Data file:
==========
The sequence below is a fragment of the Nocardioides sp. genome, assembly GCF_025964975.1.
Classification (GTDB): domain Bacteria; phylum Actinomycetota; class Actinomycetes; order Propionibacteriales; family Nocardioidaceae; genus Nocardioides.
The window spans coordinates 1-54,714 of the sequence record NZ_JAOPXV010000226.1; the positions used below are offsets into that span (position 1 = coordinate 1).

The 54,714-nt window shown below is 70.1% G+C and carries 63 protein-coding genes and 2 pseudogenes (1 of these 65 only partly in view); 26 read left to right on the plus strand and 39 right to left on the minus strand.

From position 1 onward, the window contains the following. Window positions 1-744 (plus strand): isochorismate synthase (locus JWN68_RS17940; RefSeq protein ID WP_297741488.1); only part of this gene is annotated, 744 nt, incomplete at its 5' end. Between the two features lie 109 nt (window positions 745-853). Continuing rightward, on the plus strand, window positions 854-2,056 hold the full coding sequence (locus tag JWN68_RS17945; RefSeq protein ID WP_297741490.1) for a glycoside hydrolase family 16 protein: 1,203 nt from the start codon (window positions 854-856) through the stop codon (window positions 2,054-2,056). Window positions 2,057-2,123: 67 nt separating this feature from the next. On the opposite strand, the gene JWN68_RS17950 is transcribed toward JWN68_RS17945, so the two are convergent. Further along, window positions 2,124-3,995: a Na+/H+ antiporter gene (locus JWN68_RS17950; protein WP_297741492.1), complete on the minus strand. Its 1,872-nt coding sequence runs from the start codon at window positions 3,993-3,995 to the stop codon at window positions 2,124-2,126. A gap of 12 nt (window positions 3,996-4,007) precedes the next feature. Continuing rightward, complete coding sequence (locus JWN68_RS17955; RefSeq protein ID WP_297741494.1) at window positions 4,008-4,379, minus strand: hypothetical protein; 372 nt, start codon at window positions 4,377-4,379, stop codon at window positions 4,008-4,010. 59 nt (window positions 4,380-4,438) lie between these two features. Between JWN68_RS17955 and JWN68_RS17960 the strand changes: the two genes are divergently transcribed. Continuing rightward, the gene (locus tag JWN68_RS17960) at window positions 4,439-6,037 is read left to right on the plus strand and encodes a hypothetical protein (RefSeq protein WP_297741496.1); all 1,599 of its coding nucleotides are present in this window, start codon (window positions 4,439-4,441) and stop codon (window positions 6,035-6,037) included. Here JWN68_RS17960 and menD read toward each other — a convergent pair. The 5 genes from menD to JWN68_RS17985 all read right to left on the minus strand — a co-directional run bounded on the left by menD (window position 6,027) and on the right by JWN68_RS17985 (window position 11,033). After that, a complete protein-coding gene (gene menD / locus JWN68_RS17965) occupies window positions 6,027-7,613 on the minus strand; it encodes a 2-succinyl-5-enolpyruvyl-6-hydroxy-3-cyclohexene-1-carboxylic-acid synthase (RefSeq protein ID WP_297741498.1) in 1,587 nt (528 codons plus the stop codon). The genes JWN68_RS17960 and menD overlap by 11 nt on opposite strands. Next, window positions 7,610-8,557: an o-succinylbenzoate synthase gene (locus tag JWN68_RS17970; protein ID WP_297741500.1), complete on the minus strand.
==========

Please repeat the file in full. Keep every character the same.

The sequence below is a fragment of the Nocardioides sp. genome, assembly GCF_025964975.1.
Classification (GTDB): domain Bacteria; phylum Actinomycetota; class Actinomycetes; order Propionibacteriales; family Nocardioidaceae; genus Nocardioides.
The window spans coordinates 1-54,714 of the sequence record NZ_JAOPXV010000226.1; the positions used below are offsets into that span (position 1 = coordinate 1).

The 54,714-nt window shown below is 70.1% G+C and carries 63 protein-coding genes and 2 pseudogenes (1 of these 65 only partly in view); 26 read left to right on the plus strand and 39 right to left on the minus strand.

From position 1 onward, the window contains the following. Window positions 1-744 (plus strand): isochorismate synthase (locus JWN68_RS17940; RefSeq protein ID WP_297741488.1); only part of this gene is annotated, 744 nt, incomplete at its 5' end. Between the two features lie 109 nt (window positions 745-853). Continuing rightward, on the plus strand, window positions 854-2,056 hold the full coding sequence (locus tag JWN68_RS17945; RefSeq protein ID WP_297741490.1) for a glycoside hydrolase family 16 protein: 1,203 nt from the start codon (window positions 854-856) through the stop codon (window positions 2,054-2,056). Window positions 2,057-2,123: 67 nt separating this feature from the next. On the opposite strand, the gene JWN68_RS17950 is transcribed toward JWN68_RS17945, so the two are convergent. Further along, window positions 2,124-3,995: a Na+/H+ antiporter gene (locus JWN68_RS17950; protein WP_297741492.1), complete on the minus strand. Its 1,872-nt coding sequence runs from the start codon at window positions 3,993-3,995 to the stop codon at window positions 2,124-2,126. A gap of 12 nt (window positions 3,996-4,007) precedes the next feature. Continuing rightward, complete coding sequence (locus JWN68_RS17955; RefSeq protein ID WP_297741494.1) at window positions 4,008-4,379, minus strand: hypothetical protein; 372 nt, start codon at window positions 4,377-4,379, stop codon at window positions 4,008-4,010. 59 nt (window positions 4,380-4,438) lie between these two features. Between JWN68_RS17955 and JWN68_RS17960 the strand changes: the two genes are divergently transcribed. Continuing rightward, the gene (locus tag JWN68_RS17960) at window positions 4,439-6,037 is read left to right on the plus strand and encodes a hypothetical protein (RefSeq protein WP_297741496.1); all 1,599 of its coding nucleotides are present in this window, start codon (window positions 4,439-4,441) and stop codon (window positions 6,035-6,037) included. Here JWN68_RS17960 and menD read toward each other — a convergent pair. The 5 genes from menD to JWN68_RS17985 all read right to left on the minus strand — a co-directional run bounded on the left by menD (window position 6,027) and on the right by JWN68_RS17985 (window position 11,033). After that, a complete protein-coding gene (gene menD / locus JWN68_RS17965) occupies window positions 6,027-7,613 on the minus strand; it encodes a 2-succinyl-5-enolpyruvyl-6-hydroxy-3-cyclohexene-1-carboxylic-acid synthase (RefSeq protein ID WP_297741498.1) in 1,587 nt (528 codons plus the stop codon). The genes JWN68_RS17960 and menD overlap by 11 nt on opposite strands. Next, window positions 7,610-8,557: an o-succinylbenzoate synthase gene (locus tag JWN68_RS17970; protein ID WP_297741500.1), complete on the minus strand.